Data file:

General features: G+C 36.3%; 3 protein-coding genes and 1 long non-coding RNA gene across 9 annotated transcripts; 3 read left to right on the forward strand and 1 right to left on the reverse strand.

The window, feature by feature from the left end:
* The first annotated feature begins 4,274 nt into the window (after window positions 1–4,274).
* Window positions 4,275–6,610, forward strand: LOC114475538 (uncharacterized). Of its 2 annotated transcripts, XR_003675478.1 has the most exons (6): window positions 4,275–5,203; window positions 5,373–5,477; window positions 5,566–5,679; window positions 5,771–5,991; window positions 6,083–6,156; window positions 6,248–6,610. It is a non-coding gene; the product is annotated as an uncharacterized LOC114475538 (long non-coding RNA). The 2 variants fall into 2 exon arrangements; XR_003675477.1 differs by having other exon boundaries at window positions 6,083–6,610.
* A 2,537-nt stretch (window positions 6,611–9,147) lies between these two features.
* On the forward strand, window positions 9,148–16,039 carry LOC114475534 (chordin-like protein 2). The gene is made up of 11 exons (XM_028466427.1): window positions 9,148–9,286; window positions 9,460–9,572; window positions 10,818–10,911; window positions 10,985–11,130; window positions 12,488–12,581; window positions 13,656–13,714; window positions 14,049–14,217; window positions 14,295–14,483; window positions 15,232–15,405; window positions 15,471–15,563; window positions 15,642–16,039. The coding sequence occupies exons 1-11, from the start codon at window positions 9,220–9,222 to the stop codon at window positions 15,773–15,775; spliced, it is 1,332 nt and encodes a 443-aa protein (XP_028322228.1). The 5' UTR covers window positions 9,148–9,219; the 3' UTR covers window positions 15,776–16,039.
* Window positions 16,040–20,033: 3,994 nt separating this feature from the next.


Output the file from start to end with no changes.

General features: G+C 36.3%; 3 protein-coding genes and 1 long non-coding RNA gene across 9 annotated transcripts; 3 read left to right on the forward strand and 1 right to left on the reverse strand.

The window, feature by feature from the left end:
* The first annotated feature begins 4,274 nt into the window (after window positions 1–4,274).
* Window positions 4,275–6,610, forward strand: LOC114475538 (uncharacterized). Of its 2 annotated transcripts, XR_003675478.1 has the most exons (6): window positions 4,275–5,203; window positions 5,373–5,477; window positions 5,566–5,679; window positions 5,771–5,991; window positions 6,083–6,156; window positions 6,248–6,610. It is a non-coding gene; the product is annotated as an uncharacterized LOC114475538 (long non-coding RNA). The 2 variants fall into 2 exon arrangements; XR_003675477.1 differs by having other exon boundaries at window positions 6,083–6,610.
* A 2,537-nt stretch (window positions 6,611–9,147) lies between these two features.
* On the forward strand, window positions 9,148–16,039 carry LOC114475534 (chordin-like protein 2). The gene is made up of 11 exons (XM_028466427.1): window positions 9,148–9,286; window positions 9,460–9,572; window positions 10,818–10,911; window positions 10,985–11,130; window positions 12,488–12,581; window positions 13,656–13,714; window positions 14,049–14,217; window positions 14,295–14,483; window positions 15,232–15,405; window positions 15,471–15,563; window positions 15,642–16,039. The coding sequence occupies exons 1-11, from the start codon at window positions 9,220–9,222 to the stop codon at window positions 15,773–15,775; spliced, it is 1,332 nt and encodes a 443-aa protein (XP_028322228.1). The 5' UTR covers window positions 9,148–9,219; the 3' UTR covers window positions 15,776–16,039.
* Window positions 16,040–20,033: 3,994 nt separating this feature from the next.